Wednesday, March 02, 2005

Bouphonia: Another View

Over at Common Dreams, Karen Armstrong has some interesting things to say about the Bouphonia:

On the day before new year in classical Athens, the strange festival of Bouphonia ("ox-murder") was enacted on the Acropolis. An ox was ritually slaughtered in a way that induced profound guilt. The priest who had dealt the blow had to flee for his life, pursued by the angry crowd. A court was convened, which found the priest's knife guilty of murder, and it was duly cast into the sea. Animal sacrifice was a daily occurrence in Athens, but the burlesque drama of Bouphonia revealed a lurking horror of violence, even killing that was sanctioned by religion and by the state. The buried guilt of the community was allowed to rise to the surface, and the manifest absurdity of the court's judgment showed the inadequacy of any official inquiry that attempts to exonerate the human agent.
I like this passage very much, but I don't quite understand the last sentence. Perhaps I'm misreading Ms. Armstrong, but she seems to be suggesting that the ritual had some sort of ironic, almost meta-ritualistic aspect. If so, I have to say that I don't accept that its absurdity was "manifest" in any real sense (though Aristophanes mocked it much later in The Clouds). It seems to me that the ritual was perfectly solemn and serious; it was, as Jane Harrison put it, "a terror-stricken service of Aversion," occasioned by that society's inability to conceive of certain immoral actions as unnecessary. The issue is not that violence was "sanctioned by religion and the state"; the issue is that it was required by religion and the state. The participants in this ritual, in my opinion, were in a state of cognitive dissonance about "necessary" injustice which is very common today, and which is famously unable to perceive its own absurdity.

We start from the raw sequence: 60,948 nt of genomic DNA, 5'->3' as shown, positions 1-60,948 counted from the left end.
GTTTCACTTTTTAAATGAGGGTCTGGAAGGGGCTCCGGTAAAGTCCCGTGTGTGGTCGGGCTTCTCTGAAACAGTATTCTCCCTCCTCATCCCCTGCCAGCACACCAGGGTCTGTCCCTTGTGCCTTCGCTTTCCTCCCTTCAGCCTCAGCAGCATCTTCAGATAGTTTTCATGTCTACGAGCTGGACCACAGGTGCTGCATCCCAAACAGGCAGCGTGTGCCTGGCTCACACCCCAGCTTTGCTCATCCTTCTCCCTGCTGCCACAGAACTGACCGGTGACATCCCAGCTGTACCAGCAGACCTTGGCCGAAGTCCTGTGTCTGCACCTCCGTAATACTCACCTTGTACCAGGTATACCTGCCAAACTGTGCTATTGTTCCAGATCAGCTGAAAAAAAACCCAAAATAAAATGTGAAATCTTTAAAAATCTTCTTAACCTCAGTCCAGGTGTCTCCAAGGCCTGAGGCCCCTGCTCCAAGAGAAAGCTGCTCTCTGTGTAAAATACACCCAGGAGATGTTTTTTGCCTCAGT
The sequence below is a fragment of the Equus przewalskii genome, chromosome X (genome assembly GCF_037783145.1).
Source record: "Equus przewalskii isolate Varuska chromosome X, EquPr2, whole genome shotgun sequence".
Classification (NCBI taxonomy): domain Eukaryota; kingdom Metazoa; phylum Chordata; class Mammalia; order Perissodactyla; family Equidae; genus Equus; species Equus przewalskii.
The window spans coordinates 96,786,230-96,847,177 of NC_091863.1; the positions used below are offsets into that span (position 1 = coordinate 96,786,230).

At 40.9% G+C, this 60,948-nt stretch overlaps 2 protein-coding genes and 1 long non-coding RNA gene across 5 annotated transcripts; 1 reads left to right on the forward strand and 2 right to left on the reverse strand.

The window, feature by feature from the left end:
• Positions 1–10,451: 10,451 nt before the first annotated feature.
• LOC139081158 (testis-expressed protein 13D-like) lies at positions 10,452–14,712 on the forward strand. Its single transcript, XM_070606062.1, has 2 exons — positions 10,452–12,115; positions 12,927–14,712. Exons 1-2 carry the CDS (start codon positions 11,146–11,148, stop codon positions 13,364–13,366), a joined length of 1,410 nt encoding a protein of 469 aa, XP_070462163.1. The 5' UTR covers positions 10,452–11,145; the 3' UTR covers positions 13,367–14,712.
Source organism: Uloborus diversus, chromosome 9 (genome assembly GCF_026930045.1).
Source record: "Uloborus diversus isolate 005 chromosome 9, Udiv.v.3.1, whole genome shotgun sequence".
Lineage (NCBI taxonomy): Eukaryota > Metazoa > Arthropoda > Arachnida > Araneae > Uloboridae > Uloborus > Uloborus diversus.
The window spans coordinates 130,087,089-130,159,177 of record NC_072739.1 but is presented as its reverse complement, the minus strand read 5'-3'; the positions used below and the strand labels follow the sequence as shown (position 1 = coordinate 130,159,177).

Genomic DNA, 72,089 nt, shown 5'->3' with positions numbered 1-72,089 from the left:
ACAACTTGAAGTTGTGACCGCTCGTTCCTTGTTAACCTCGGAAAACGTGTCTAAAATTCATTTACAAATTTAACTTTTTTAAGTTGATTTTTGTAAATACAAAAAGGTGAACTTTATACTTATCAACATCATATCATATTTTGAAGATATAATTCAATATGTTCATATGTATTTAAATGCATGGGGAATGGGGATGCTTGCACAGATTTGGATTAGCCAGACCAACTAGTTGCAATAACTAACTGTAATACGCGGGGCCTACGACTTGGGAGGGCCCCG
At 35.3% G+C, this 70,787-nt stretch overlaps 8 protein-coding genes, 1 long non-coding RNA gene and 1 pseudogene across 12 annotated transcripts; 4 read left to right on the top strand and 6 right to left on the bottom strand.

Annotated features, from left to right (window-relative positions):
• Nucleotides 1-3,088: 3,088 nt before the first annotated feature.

If Ms Armstong means merely that the Bouphonia's absurdity demonstrates to us the inadequacy of "any official inquiry that attempts to exonerate the human agent," then her interpretation is much closer to mine, though I do think the need for formal exoneration of an unjust society, and not the particular choice of scapegoat, is what's really important here.

Anyway, it's an interesting article, well worth reading in full. Ms. Armstrong also wrote a book called The Spiral Staircase; I haven't read it, but my wife liked it quite a bit, and she's the brains of the family.

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